We still had about four metres of sand running over the bedrock, so most of the things that are constructed here are sitting on the sand. There was no excavation down into the bedrock or anything like that.

What was the first process you went through here?
It was to throw rocks into the creek in a pattern which causes the de-energising of the water as it flows through the landscape. It has been excellently demonstrated here at Baramul.
The Australian landscape has two fundamental requirements. It must stop headwall cuts from starting, and it must allow for an unlimited maximum water flow through the landscape without an increase in velocity on the ground. The surface velocity happens, but it created a bed of slow moving water at the interface between the grass and the soil and the big flood waters went over the top of that. It created a natural road that the water ran on. Then as the flood rose, it kept changing the pattern of the water and mixing it, until it got a metre off the ground then the whole lot just went straight through. It is an amazing system.

Is the secret of that working that when the big flood did come, the whole landscape was already hydrated and full of water, so then there was nowhere for the headwall cut to start?
Well, the rivers were perched, that is, higher than the surrounding landscape because the water was carrying the sediment which was progressively trapped by the in-stream vegetation so that it grew faster than the rest. In these wetland systems, a step was able to develop so that that the pattern then could then be repeated. Without this stepping system obviously it doesn’t make sense. The water could never get back into the stream. If it’s running away all the time, it could never make a stream. But at points like this, where we are now, the water is running away but when we go downstream, it will be running in again.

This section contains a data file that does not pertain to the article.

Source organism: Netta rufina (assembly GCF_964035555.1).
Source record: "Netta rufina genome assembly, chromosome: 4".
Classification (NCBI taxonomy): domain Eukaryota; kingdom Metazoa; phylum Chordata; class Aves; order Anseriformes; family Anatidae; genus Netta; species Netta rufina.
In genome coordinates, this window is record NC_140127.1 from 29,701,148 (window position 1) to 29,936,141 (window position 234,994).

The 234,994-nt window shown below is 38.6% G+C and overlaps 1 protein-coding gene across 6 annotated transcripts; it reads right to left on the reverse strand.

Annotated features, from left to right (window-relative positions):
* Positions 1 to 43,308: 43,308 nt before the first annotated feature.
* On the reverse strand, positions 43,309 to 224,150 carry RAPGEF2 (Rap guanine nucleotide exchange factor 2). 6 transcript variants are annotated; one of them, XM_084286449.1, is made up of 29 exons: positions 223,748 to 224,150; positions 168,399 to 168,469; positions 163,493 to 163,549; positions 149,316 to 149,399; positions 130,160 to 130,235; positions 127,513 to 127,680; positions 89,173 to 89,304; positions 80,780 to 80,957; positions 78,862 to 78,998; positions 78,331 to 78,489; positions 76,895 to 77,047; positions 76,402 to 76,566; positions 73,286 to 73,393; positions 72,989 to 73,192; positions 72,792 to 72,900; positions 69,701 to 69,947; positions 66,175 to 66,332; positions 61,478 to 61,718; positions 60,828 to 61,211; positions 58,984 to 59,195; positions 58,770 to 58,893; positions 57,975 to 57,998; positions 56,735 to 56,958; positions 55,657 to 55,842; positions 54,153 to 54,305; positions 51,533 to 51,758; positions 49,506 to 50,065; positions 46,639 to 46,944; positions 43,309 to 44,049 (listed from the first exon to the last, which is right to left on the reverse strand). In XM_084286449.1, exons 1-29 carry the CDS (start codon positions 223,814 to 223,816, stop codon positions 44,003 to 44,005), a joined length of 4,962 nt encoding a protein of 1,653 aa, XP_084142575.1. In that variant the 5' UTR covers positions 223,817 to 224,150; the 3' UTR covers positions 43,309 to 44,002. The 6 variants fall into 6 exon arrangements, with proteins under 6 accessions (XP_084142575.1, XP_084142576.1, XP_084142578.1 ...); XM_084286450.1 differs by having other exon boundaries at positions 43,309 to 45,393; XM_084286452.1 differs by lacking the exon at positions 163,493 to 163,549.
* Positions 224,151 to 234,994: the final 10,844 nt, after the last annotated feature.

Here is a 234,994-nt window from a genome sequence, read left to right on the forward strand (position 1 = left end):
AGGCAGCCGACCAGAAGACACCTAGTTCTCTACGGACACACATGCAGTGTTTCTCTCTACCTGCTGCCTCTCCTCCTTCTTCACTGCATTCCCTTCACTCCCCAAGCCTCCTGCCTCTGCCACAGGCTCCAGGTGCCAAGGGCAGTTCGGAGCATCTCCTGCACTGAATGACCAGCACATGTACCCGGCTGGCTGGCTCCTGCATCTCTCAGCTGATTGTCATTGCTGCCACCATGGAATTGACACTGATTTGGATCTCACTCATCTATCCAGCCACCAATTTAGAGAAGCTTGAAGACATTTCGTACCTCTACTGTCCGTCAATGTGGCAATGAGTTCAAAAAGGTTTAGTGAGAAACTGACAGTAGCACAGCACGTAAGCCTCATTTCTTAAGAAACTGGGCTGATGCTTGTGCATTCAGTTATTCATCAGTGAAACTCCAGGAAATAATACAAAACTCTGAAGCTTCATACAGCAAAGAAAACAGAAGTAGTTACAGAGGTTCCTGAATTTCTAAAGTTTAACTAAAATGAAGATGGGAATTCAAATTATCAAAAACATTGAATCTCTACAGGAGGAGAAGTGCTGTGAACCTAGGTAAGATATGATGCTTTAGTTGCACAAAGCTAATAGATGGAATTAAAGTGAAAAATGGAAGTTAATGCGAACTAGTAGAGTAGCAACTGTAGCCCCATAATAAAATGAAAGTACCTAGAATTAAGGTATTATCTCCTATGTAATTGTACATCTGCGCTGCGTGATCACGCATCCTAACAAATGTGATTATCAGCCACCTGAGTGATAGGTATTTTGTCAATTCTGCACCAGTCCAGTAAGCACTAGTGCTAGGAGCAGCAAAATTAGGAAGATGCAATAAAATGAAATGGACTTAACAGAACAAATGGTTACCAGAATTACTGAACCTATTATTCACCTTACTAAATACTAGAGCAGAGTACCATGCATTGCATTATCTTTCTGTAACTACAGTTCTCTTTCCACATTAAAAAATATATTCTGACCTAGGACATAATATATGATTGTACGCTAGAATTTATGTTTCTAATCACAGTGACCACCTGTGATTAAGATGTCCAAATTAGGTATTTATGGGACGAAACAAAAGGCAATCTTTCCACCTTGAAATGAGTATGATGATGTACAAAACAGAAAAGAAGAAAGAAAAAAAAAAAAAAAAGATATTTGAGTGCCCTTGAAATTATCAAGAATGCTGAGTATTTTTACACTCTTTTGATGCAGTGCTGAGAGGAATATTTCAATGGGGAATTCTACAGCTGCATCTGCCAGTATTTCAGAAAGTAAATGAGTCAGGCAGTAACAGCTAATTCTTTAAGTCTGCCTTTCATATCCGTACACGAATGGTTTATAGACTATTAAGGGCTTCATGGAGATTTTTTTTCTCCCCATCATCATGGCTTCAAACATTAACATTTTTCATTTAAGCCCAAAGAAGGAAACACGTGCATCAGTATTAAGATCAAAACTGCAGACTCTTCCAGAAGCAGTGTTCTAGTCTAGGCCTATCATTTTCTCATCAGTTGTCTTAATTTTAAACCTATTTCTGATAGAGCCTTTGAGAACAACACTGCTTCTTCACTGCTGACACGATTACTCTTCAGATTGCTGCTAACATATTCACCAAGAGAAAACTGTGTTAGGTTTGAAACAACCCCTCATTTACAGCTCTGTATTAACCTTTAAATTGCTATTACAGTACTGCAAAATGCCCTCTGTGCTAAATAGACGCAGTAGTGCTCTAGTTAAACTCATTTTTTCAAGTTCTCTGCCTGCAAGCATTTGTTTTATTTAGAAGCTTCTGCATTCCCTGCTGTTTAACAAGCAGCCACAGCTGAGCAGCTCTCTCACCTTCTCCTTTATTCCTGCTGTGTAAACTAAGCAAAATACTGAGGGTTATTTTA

That was the mixing process which prevented erosion. Because the stream line was above the rest, it meant only a minimum flow could stay in the stream line, then it spilled out across the floodplain. The landscape built itself and it did it using plants and fertility. But clearly, if we’re aiming to put it back the way it used to be, it’s like if you were going to repair a person’s body after an injury. It will work a lot better if you don’t start stitching things on all over the place. For example, if I took a kidney and attached it to your ear, it would work, but if someone gave you a smack on the ear, you’d have a very serious kidney problem and that’s what we are doing to the landscape.

duane
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Joined: Fri Apr 20, 2007 1:44 pm
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Postby duane » Wed Apr 30, 2008 10:26 pm

Here is a typical piece about water tables: from http://www.afg.asn.au/resources/pdfs/Gr ... r%2001.pdf

PLANTATIONS ARE ARRESTING RISING WATER TABLES AT LAKE MUIR